When a publicly-held corporation has the earnings to justify issuing a dividend to stockholders but does not have the cash, the board of directors may decide to issue a scrip dividend. A scrip dividend is essentially a promissory note to the stockholders in lieu of cash payment on stocks held. Both the issuer of the scrip dividend and the recipient of the scrip dividend should record the transaction on the accounting books.
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Things you need
- General ledger
Create a Notes Payable to Stockholders account in the Payables section of the general ledger.
Decrease the Retained Earnings account in the Equity section of the general ledger by the total amount of the scrip dividends issued. Generally Accepted Accounting Principles (GAAP) considers a decrease to an equity account a “debit.”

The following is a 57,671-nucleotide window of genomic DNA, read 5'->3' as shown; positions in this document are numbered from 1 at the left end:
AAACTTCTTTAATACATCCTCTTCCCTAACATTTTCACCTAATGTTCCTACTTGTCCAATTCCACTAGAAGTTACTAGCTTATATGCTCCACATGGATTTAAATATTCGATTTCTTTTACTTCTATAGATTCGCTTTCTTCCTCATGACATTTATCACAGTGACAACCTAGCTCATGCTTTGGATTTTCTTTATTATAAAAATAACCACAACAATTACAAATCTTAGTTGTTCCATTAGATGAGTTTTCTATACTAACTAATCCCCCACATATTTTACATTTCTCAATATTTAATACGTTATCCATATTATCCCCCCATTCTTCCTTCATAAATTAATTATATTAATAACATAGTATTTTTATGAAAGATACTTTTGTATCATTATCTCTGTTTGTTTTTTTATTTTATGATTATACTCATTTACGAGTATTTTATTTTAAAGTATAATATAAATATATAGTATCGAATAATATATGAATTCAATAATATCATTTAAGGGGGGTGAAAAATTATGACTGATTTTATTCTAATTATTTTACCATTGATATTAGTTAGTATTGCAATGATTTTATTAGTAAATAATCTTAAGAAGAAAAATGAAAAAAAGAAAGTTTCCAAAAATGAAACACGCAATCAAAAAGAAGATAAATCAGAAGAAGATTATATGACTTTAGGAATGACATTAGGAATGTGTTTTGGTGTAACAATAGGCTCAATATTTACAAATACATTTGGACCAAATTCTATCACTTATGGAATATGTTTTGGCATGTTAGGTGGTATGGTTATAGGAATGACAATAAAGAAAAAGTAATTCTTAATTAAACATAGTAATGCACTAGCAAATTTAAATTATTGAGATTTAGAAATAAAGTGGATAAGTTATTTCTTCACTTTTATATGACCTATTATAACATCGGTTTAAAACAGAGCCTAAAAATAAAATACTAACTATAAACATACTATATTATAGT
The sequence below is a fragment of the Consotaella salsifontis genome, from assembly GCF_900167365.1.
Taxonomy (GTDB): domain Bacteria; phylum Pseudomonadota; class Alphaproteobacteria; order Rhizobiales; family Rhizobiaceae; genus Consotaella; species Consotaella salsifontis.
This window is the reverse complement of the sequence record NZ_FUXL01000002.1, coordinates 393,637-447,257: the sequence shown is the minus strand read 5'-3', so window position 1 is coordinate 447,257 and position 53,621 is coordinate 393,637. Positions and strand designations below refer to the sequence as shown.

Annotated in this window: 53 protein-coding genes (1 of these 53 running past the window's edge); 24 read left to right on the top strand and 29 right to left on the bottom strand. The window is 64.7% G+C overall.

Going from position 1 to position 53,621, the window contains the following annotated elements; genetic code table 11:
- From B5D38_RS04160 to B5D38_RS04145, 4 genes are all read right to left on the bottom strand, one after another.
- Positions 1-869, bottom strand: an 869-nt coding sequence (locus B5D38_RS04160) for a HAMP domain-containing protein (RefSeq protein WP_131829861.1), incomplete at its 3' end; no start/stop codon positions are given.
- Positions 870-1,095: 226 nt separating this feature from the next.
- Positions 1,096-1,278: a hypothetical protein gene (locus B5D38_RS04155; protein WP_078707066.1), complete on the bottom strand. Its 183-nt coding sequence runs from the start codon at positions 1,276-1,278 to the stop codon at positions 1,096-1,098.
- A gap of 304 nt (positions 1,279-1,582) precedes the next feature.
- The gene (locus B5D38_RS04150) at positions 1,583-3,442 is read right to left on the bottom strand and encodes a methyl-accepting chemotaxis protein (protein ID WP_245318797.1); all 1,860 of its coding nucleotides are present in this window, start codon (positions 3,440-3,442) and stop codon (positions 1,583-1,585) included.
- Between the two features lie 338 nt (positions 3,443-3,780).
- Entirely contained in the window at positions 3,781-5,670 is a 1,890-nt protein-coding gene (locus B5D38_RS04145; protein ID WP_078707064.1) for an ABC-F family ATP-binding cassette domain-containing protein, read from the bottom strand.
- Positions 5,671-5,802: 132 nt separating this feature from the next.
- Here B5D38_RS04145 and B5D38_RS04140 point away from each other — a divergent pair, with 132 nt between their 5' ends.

Increase the Notes Payable to Stockholders account by the total amount of the scrip dividends issued. GAAP considers an increase to a payables account a “credit.”
Create a Dividends Income account in the Extraordinary income section of the general ledger. Because dividends received do not represent income from operations, you should include dividend payments in the extraordinary income section.
Create a Scrip Dividends Receivable account in the Asset section of the general ledger.
Record the total value of the scrip dividend received as an increase to the Dividend Income account. GAAP considers an increase to an income account a “credit.”
Record the total value of the scrip dividend received as an increase to the Scrip Dividends Receivable account. GAAP considers an increase to a receivables account a “debit.”
Tips and warnings
- If you are not certain how to record issuance or receipt of scrip dividends, consider hiring an accounting professional to assist you.
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